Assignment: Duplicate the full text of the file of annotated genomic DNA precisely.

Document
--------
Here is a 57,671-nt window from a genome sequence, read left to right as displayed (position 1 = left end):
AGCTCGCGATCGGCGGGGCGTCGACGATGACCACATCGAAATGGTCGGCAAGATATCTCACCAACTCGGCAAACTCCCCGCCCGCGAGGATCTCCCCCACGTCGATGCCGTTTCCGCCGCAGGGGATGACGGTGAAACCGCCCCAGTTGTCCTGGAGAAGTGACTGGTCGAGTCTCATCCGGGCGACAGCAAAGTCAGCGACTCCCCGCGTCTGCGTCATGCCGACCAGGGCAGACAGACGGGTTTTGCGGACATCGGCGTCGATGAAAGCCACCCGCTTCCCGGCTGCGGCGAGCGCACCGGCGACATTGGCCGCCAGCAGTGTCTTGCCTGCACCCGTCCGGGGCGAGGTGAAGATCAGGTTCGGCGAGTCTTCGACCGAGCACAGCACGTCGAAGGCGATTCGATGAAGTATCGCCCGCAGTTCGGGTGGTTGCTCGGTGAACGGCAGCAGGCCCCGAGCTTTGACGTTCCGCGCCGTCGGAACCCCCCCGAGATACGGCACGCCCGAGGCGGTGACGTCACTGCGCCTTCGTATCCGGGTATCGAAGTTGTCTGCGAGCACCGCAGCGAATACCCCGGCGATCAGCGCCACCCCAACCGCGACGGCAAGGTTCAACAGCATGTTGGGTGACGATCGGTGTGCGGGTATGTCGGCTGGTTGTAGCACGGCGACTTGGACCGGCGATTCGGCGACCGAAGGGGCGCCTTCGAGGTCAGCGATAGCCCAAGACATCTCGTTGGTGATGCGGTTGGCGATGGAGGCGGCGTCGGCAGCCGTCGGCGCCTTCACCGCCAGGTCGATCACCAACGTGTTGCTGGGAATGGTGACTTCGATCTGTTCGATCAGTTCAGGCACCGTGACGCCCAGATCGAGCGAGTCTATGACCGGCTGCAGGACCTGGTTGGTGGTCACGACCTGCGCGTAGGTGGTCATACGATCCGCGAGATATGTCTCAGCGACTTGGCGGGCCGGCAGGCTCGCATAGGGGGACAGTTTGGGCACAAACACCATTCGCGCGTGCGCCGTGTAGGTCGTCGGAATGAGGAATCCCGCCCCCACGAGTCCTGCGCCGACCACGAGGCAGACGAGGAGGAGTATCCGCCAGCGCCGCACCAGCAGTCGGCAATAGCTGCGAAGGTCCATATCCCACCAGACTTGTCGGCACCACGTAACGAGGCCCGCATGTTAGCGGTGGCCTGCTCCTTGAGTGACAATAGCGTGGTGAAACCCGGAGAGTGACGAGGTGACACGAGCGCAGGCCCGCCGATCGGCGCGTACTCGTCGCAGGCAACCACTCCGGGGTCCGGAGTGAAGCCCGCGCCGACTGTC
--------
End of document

Here is a 57,671-nt window from a genome sequence, read left to right as displayed (position 1 = left end):
AGCTCGCGATCGGCGGGGCGTCGACGATGACCACATCGAAATGGTCGGCAAGATATCTCACCAACTCGGCAAACTCCCCGCCCGCGAGGATCTCCCCCACGTCGATGCCGTTTCCGCCGCAGGGGATGACGGTGAAACCGCCCCAGTTGTCCTGGAGAAGTGACTGGTCGAGTCTCATCCGGGCGACAGCAAAGTCAGCGACTCCCCGCGTCTGCGTCATGCCGACCAGGGCAGACAGACGGGTTTTGCGGACATCGGCGTCGATGAAAGCCACCCGCTTCCCGGCTGCGGCGAGCGCACCGGCGACATTGGCCGCCAGCAGTGTCTTGCCTGCACCCGTCCGGGGCGAGGTGAAGATCAGGTTCGGCGAGTCTTCGACCGAGCACAGCACGTCGAAGGCGATTCGATGAAGTATCGCCCGCAGTTCGGGTGGTTGCTCGGTGAACGGCAGCAGGCCCCGAGCTTTGACGTTCCGCGCCGTCGGAACCCCCCCGAGATACGGCACGCCCGAGGCGGTGACGTCACTGCGCCTTCGTATCCGGGTATCGAAGTTGTCTGCGAGCACCGCAGCGAATACCCCGGCGATCAGCGCCACCCCAACCGCGACGGCAAGGTTCAACAGCATGTTGGGTGACGATCGGTGTGCGGGTATGTCGGCTGGTTGTAGCACGGCGACTTGGACCGGCGATTCGGCGACCGAAGGGGCGCCTTCGAGGTCAGCGATAGCCCAAGACATCTCGTTGGTGATGCGGTTGGCGATGGAGGCGGCGTCGGCAGCCGTCGGCGCCTTCACCGCCAGGTCGATCACCAACGTGTTGCTGGGAATGGTGACTTCGATCTGTTCGATCAGTTCAGGCACCGTGACGCCCAGATCGAGCGAGTCTATGACCGGCTGCAGGACCTGGTTGGTGGTCACGACCTGCGCGTAGGTGGTCATACGATCCGCGAGATATGTCTCAGCGACTTGGCGGGCCGGCAGGCTCGCATAGGGGGACAGTTTGGGCACAAACACCATTCGCGCGTGCGCCGTGTAGGTCGTCGGAATGAGGAATCCCGCCCCCACGAGTCCTGCGCCGACCACGAGGCAGACGAGGAGGAGTATCCGCCAGCGCCGCACCAGCAGTCGGCAATAGCTGCGAAGGTCCATATCCCACCAGACTTGTCGGCACCACGTAACGAGGCCCGCATGTTAGCGGTGGCCTGCTCCTTGAGTGACAATAGCGTGGTGAAACCCGGAGAGTGACGAGGTGACACGAGCGCAGGCCCGCCGATCGGCGCGTACTCGTCGCAGGCAACCACTCCGGGGTCCGGAGTGAAGCCCGCGCCGACTGTC